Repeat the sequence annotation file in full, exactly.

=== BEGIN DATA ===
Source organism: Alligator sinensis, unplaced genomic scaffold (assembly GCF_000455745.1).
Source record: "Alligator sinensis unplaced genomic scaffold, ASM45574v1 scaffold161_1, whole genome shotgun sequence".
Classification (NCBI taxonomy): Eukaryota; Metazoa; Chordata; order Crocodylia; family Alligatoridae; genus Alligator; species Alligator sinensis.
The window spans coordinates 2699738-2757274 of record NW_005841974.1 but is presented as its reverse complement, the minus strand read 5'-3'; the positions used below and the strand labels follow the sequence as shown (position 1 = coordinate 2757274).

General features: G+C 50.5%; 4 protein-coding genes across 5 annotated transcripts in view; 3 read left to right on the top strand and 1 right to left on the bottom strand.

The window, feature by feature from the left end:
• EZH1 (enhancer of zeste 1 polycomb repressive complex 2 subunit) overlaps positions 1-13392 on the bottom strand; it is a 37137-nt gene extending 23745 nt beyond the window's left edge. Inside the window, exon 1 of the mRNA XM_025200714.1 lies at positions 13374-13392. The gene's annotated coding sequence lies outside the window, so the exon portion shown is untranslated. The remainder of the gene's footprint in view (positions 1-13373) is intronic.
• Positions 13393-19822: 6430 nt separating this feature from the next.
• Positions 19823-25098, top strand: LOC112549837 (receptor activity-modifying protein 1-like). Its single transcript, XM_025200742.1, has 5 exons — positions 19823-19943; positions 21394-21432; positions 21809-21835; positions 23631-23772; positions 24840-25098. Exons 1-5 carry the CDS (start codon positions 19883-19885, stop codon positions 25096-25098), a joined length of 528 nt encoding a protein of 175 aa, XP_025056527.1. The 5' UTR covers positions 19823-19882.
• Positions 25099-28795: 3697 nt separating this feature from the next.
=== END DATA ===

Source organism: Alligator sinensis, unplaced genomic scaffold (assembly GCF_000455745.1).
Source record: "Alligator sinensis unplaced genomic scaffold, ASM45574v1 scaffold161_1, whole genome shotgun sequence".
Classification (NCBI taxonomy): Eukaryota; Metazoa; Chordata; order Crocodylia; family Alligatoridae; genus Alligator; species Alligator sinensis.
The window spans coordinates 2699738-2757274 of record NW_005841974.1 but is presented as its reverse complement, the minus strand read 5'-3'; the positions used below and the strand labels follow the sequence as shown (position 1 = coordinate 2757274).

General features: G+C 50.5%; 4 protein-coding genes across 5 annotated transcripts in view; 3 read left to right on the top strand and 1 right to left on the bottom strand.

The window, feature by feature from the left end:
• EZH1 (enhancer of zeste 1 polycomb repressive complex 2 subunit) overlaps positions 1-13392 on the bottom strand; it is a 37137-nt gene extending 23745 nt beyond the window's left edge. Inside the window, exon 1 of the mRNA XM_025200714.1 lies at positions 13374-13392. The gene's annotated coding sequence lies outside the window, so the exon portion shown is untranslated. The remainder of the gene's footprint in view (positions 1-13373) is intronic.
• Positions 13393-19822: 6430 nt separating this feature from the next.
• Positions 19823-25098, top strand: LOC112549837 (receptor activity-modifying protein 1-like). Its single transcript, XM_025200742.1, has 5 exons — positions 19823-19943; positions 21394-21432; positions 21809-21835; positions 23631-23772; positions 24840-25098. Exons 1-5 carry the CDS (start codon positions 19883-19885, stop codon positions 25096-25098), a joined length of 528 nt encoding a protein of 175 aa, XP_025056527.1. The 5' UTR covers positions 19823-19882.
• Positions 25099-28795: 3697 nt separating this feature from the next.